Examining black soldier fly (Hermetia illucens) composting for urban ag specialty crop production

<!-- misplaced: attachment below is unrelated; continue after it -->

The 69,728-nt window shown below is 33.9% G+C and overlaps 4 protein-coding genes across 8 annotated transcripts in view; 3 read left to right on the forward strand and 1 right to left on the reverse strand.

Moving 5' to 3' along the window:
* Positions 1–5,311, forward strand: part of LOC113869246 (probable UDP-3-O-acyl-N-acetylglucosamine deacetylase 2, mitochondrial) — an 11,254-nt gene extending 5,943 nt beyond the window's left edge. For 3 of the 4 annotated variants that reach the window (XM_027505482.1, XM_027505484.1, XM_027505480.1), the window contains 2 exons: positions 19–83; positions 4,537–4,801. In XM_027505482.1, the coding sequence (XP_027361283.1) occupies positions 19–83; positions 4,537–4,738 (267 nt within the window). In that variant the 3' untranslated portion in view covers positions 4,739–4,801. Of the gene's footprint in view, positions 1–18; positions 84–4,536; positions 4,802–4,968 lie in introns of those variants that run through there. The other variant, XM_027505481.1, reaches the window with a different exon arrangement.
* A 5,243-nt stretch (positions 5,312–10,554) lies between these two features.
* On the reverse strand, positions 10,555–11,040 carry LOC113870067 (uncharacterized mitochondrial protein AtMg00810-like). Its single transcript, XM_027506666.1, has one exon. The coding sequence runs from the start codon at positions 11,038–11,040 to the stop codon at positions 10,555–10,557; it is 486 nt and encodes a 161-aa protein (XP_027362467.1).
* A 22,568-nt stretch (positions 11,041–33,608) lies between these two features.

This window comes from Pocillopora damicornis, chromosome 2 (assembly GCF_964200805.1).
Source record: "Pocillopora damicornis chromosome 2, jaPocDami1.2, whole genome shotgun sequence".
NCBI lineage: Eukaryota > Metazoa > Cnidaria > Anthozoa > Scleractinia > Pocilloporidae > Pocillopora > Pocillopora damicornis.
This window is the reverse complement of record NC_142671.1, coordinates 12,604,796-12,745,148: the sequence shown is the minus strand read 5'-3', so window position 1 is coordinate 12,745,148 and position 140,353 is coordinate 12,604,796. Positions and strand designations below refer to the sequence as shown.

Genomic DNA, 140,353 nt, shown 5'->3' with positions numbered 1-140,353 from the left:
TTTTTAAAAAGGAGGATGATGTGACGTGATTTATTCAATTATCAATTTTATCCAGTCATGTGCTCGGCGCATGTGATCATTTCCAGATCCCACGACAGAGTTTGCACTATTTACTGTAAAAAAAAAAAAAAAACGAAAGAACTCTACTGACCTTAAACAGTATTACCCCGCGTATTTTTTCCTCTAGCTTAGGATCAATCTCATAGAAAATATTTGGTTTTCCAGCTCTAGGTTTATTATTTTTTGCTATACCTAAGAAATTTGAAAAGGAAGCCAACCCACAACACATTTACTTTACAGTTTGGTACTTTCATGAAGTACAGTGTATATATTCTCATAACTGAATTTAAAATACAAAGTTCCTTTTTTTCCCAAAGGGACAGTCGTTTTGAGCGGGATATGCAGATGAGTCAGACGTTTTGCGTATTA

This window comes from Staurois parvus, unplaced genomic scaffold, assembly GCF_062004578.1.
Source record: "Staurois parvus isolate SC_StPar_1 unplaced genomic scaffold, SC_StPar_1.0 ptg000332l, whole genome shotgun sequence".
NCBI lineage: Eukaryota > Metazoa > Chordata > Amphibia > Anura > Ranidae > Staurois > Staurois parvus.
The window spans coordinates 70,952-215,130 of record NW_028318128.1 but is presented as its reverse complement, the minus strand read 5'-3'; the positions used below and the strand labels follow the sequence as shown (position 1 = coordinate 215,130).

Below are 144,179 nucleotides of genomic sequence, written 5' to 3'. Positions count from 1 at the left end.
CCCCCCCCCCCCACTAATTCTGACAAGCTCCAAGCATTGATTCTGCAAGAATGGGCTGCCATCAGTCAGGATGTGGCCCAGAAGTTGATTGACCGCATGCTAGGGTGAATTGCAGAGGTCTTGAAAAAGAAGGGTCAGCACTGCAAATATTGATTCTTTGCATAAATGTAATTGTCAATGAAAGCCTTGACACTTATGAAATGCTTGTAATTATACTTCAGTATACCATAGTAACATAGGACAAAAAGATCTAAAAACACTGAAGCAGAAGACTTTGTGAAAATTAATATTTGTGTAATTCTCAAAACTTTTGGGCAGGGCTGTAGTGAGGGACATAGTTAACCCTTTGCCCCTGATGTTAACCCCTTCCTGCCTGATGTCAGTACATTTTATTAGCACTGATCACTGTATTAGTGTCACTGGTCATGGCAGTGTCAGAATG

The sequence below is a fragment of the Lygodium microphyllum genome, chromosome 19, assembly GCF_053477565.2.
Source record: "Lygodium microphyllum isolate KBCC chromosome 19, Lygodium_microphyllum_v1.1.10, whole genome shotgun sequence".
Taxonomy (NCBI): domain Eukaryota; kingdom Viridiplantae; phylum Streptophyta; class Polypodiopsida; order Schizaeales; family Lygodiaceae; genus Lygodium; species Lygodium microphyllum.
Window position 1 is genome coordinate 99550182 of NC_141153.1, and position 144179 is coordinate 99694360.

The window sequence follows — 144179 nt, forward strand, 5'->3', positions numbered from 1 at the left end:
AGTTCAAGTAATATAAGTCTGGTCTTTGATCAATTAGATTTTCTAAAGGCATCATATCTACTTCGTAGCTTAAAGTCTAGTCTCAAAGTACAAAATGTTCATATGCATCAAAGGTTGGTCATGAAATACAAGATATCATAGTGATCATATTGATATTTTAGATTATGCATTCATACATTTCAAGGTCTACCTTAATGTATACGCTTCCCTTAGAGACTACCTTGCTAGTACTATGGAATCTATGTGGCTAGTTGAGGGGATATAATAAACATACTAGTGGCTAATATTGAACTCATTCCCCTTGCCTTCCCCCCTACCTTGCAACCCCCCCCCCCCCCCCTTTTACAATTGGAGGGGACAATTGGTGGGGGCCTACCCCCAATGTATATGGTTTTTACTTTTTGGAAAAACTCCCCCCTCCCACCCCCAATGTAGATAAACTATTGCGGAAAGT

Urban farmers face many unique challenges associated with the urban environment in which they produce. One of the most expensive and limited resources is access to healthy soils. There is often low organic matter and industrial contaminants present in urban soils, resulting in the need for remediation, such as capping and importing topsoil and compost. Recently, black soldier fly larvae (Hermetia illucens; BSF) have been recognized as an efficient organism used to break-down organic matter and produce a soil amendment comparable to traditional fertilizers. These fly larvae can feed on a wide range of organic waste (plant material, biosolids, food waste, etc.), can break down contaminants such as pharmaceuticals or pesticides, and impact the bioavailability of heavy metals. The resulting material is a digestate that can be applied as a soil amendment, much like the vermicomposting processes of worms. Fly pupae can be harvested and used as a nutrient dense feedstock for livestock or reared to adults to continue the cycle of composting. Knowledge gaps remain regarding the impact of feedstock on the nutritional quality of the digestate for crop production and the application and implementation of BSF composting on-farm. We found that larval weight is unaffected by diet streams, however, larval length is improved on food waste streams. Additionally, crop growth varies when grown with BSFL digestate.